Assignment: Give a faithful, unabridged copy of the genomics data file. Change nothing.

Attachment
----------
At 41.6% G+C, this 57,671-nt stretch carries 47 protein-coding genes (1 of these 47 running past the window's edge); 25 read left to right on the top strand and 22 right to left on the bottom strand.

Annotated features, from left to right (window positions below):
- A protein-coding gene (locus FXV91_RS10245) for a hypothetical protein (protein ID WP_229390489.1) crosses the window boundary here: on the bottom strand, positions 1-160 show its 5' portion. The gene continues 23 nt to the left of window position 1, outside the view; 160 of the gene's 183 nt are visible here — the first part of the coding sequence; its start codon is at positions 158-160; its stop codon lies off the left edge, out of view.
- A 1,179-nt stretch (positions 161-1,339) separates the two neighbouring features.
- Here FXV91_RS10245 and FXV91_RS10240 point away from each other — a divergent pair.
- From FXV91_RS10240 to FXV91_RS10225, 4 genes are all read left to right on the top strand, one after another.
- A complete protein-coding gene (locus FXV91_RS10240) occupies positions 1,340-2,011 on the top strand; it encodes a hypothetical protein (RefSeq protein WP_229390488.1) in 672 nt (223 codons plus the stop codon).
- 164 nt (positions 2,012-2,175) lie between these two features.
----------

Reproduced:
At 41.6% G+C, this 57,671-nt stretch carries 47 protein-coding genes (1 of these 47 running past the window's edge); 25 read left to right on the top strand and 22 right to left on the bottom strand.

Annotated features, from left to right (window positions below):
- A protein-coding gene (locus FXV91_RS10245) for a hypothetical protein (protein ID WP_229390489.1) crosses the window boundary here: on the bottom strand, positions 1-160 show its 5' portion. The gene continues 23 nt to the left of window position 1, outside the view; 160 of the gene's 183 nt are visible here — the first part of the coding sequence; its start codon is at positions 158-160; its stop codon lies off the left edge, out of view.
- A 1,179-nt stretch (positions 161-1,339) separates the two neighbouring features.
- Here FXV91_RS10245 and FXV91_RS10240 point away from each other — a divergent pair.
- From FXV91_RS10240 to FXV91_RS10225, 4 genes are all read left to right on the top strand, one after another.
- A complete protein-coding gene (locus FXV91_RS10240) occupies positions 1,340-2,011 on the top strand; it encodes a hypothetical protein (RefSeq protein WP_229390488.1) in 672 nt (223 codons plus the stop codon).
- 164 nt (positions 2,012-2,175) lie between these two features.